LITTLE FARMERS SCHOOL
Little Farmers School is a preschool program for children three to five years of age. Children are exposed to areas of Science, Technology, Reading, Engineering, Art, and Math (STREAM) naturally through outdoor exploration and play. The program provides a non-competitive environment to support children's physical, emotional, social, and cognitive growth through exploration, play, and hands-on learning.
The learning objectives of the Little Farmers School are to offer nature and farm-based education to prepare farm friends for future educational and social endeavors. To do this, our program supports the development of essential skills, including:
-Early literacy, math, and science
-Communication – verbal and comprehension
-Fine and gross motor skills
-Cooperation and interdependence
-Respect for self and others
Developing these skills early helps to prepare children for future success in life and learning.
Typical Day on the Farm
Each day of learning is shaped by the changing of seasons and the classroom provided by nature. Farm friends transition through areas of the farm throughout the morning, providing a variety of opportunities to use their curiosity.
9:30 am Arrival – Children sign in by choosing a daily job and completing a hunt for their name (hidden near the chicken, duck, goat pen, and mud kitchen).
10:15 am Snack – Children naturally work on social skills while enjoying a snack brought from home.
10:30 am STREAM Time – Children explore the rabbit hutch, compost, and digging area, as well as a variety of alternating STREAM tabletop activities.
11:20 am Daily Meeting & Jobs – Children complete chosen jobs, such as song picker, attendance taker, line leader, garden helper, and weather forecaster.
11:30 am Child’s Choice – Children choose an area of the farm to explore for the remainder of the day: chicken, ducks, goats, and mud kitchen; rabbit hutch, compost, and digging; or pond and planting area.
Lunch Option 12-1pm
CURIOSITY AND LEARNING IN EARLY CHILDHOOD EDUCATION
Children are born naturally curious. Their curiosity regarding the world around them helps them to acquire early skills, like eating solid foods, walking, and eventually engaging in conversation. For most children, these early skills are not “taught”, but learned through modeling. The child’s inclination for curiosity, or innate desire to understand the world, propels them to acquire each new skill they experience.
As we cannot force a child to eat, walk, or talk before they are ready, we cannot force them to learn more advanced skills, such as reading, writing, and math. We can provide the opportunity to learn and the space to do it in, but their curiosity drives them to grow and gain more knowledge. Research suggests that the trait of curiosity can be just as important in determining a child’s academic success as is intelligence.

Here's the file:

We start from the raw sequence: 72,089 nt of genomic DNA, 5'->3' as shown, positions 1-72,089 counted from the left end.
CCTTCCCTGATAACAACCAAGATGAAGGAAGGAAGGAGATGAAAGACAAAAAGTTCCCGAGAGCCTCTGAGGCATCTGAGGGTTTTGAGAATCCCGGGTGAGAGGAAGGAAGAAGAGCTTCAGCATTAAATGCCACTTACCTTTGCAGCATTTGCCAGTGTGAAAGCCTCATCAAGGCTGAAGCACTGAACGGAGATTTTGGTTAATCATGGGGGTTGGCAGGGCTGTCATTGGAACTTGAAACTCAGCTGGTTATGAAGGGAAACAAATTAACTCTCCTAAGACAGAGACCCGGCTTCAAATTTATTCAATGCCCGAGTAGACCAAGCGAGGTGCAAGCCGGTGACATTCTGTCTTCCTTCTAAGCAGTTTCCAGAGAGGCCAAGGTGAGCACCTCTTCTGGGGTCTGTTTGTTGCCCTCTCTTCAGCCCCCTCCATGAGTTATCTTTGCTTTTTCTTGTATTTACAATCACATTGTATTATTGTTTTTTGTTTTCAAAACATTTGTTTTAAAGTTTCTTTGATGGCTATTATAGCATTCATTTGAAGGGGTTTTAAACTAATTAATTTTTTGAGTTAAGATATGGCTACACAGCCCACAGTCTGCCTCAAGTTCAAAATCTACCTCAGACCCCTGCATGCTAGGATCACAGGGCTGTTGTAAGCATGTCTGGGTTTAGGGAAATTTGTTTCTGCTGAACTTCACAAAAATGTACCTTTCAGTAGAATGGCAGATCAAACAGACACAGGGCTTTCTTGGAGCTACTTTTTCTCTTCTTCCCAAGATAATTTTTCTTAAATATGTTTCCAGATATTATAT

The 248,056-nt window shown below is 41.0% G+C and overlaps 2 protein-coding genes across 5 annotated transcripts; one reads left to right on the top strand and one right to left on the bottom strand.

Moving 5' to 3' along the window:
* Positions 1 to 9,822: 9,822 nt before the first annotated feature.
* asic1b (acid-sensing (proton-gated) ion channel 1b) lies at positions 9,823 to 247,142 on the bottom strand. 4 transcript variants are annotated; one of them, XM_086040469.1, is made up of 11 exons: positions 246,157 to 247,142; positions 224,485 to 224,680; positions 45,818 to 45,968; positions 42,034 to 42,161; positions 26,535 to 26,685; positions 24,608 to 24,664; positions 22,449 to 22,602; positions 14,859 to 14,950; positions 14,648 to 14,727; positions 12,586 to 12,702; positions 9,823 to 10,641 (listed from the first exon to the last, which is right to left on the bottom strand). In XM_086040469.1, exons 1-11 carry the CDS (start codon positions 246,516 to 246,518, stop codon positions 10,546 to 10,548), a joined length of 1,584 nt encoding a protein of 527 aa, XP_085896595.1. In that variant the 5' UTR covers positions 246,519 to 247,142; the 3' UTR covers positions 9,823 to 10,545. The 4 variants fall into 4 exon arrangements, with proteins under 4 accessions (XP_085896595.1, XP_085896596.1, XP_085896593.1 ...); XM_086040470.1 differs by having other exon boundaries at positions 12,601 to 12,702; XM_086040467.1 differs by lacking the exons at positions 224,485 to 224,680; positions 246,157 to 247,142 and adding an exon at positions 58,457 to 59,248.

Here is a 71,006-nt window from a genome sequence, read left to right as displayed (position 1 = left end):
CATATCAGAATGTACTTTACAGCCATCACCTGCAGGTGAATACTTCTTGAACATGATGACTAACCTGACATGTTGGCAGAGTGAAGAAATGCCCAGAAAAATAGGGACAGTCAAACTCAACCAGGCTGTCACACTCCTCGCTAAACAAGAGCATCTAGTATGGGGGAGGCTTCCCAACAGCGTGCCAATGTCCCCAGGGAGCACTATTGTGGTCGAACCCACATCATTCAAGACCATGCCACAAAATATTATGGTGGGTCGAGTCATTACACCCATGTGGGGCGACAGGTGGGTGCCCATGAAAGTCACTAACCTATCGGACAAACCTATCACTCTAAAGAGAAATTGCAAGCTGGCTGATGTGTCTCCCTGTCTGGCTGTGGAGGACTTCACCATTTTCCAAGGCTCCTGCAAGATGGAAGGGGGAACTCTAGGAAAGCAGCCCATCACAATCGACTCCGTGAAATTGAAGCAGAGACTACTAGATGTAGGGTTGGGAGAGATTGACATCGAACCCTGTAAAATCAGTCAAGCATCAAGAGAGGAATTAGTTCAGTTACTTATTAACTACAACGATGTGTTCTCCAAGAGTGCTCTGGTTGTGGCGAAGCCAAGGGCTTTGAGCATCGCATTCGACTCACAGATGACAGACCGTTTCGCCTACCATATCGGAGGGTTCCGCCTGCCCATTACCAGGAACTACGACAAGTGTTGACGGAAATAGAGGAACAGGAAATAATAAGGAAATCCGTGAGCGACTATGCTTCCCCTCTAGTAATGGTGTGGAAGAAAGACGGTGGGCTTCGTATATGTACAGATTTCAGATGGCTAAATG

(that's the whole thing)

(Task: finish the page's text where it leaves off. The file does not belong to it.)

Fostering Curiosity in Early Childhood
-Demonstrate interest in the world. Throughout any ordinary day, a child may encounter countless exciting discoveries in the world around them. You can encourage their curiosity by mirroring their interests in the ordinary, like falling leaves in autumn and snow in winter.
-Encourage interests. Every child has individual interests. By supporting these interests, you are supporting their curiosity. If a child has an interest in bugs, you can provide a shovel and a magnifying glass for observation. If they’re curious about the weather, help them track the daily weather, find patterns, and make predictions.
-Answer their questions with a question. Children are full of questions, instead of just providing an answer, first try gauging their knowledge. You can pose your own questions such as “What do you think will happen?” and “Why do you think that is?” After pondering their response, then respond to their initial question with an answer that is suitable to their level.
-Provide an interesting environment. Curiosity will thrive in spaces that support open-ended play. Provide materials, such as mud, sticks, boxes, building supplies, or other nature items that are not designated for singular purposes. Regularly alter the environment providing opportunities for wonder, day after day.
In the preschool years, this natural curiosity serves children well, especially when paired with ample opportunity to take risks that result in new knowledge, confidence, and independence. Children at this age are sponges. They have an innate desire to soak in new experiences and build on prior knowledge. Why is the sky blue? Why do the clouds move? Why do birds sing?
In these early years, children do not need to be taught new skills or be spoon-fed information, rather they need the opportunity to experience these skills and discover new information for themselves.
At the heart of all our Barnyard Adventure programs is the desire to encourage curiosity and promote a love of learning, while supporting healthy social and emotional growth.
Are you curious to learn more? Join us for a day on the farm. Curious farm friends are always welcome!